Drones with spotlights and cameras to be trialled at UoN to keep women safe at night

The scheme will cost £500,000

A new scheme using drones to help keep women safe at night is set to be trialled on a UoN campus.

Women who fear being attacked will be able to use a mobile app to call a drone with a spotlight and thermal cameras to warn off any potential stalker or sex attacker.

The drones would be able to reach any location within their catchment area in less than four minutes, its developers say.

Richard Gill, the founder of Drone Defence, is aiming to launch a £500,000 system that uses artificial intelligence to track vulnerable women via signals from their phones. The drones, which cost £35,000 each, will be monitored by a pilot who will take over if needed.

With this system, staff or students who feel unsafe will be able to call a drone, that would be able to arrive within four minutes, using the Aeroguard app. On arrival, the drone would start recording and shine a large spotlight on the supposed attacker in order to deter them.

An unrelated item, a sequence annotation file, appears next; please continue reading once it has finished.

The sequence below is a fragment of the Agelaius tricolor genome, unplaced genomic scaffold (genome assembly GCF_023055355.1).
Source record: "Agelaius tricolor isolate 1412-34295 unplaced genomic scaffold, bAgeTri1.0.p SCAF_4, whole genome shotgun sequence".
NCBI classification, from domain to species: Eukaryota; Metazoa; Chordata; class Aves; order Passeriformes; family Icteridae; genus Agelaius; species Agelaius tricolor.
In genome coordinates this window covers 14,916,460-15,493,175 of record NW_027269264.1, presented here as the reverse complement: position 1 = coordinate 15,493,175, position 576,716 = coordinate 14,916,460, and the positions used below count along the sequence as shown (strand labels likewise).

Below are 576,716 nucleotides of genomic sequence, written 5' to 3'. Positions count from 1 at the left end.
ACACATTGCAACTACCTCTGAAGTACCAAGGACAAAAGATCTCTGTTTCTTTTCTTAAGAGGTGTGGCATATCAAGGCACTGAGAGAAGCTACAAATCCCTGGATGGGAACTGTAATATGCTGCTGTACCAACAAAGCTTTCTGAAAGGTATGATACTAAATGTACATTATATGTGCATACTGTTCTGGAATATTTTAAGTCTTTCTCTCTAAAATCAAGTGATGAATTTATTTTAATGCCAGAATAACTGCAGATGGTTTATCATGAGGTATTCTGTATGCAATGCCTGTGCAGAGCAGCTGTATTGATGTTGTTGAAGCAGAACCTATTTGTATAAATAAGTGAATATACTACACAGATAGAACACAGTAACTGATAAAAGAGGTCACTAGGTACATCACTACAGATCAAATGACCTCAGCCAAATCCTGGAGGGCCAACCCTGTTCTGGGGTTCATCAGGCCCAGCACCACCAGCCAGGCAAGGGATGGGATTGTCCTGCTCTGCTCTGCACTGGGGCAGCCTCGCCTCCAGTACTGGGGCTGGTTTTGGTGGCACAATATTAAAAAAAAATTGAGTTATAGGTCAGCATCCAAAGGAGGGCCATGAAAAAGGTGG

The drones, its developers say, have multiple advantages compared to police helicopters. They say drones would be cheaper to run, costing £100 an hour in comparison to £3,200 an hour for a helicopter, and would also be quicker to reach its location, arriving within four minutes compared to 20 minutes.

It is hoped the drones could protect vulnerable people who fear they may be being followed by a potential stalker or sex attacker.

Following the trial, the developers’ goal is to provide a service that can be launched in cities across the UK and make women feel safer at night.

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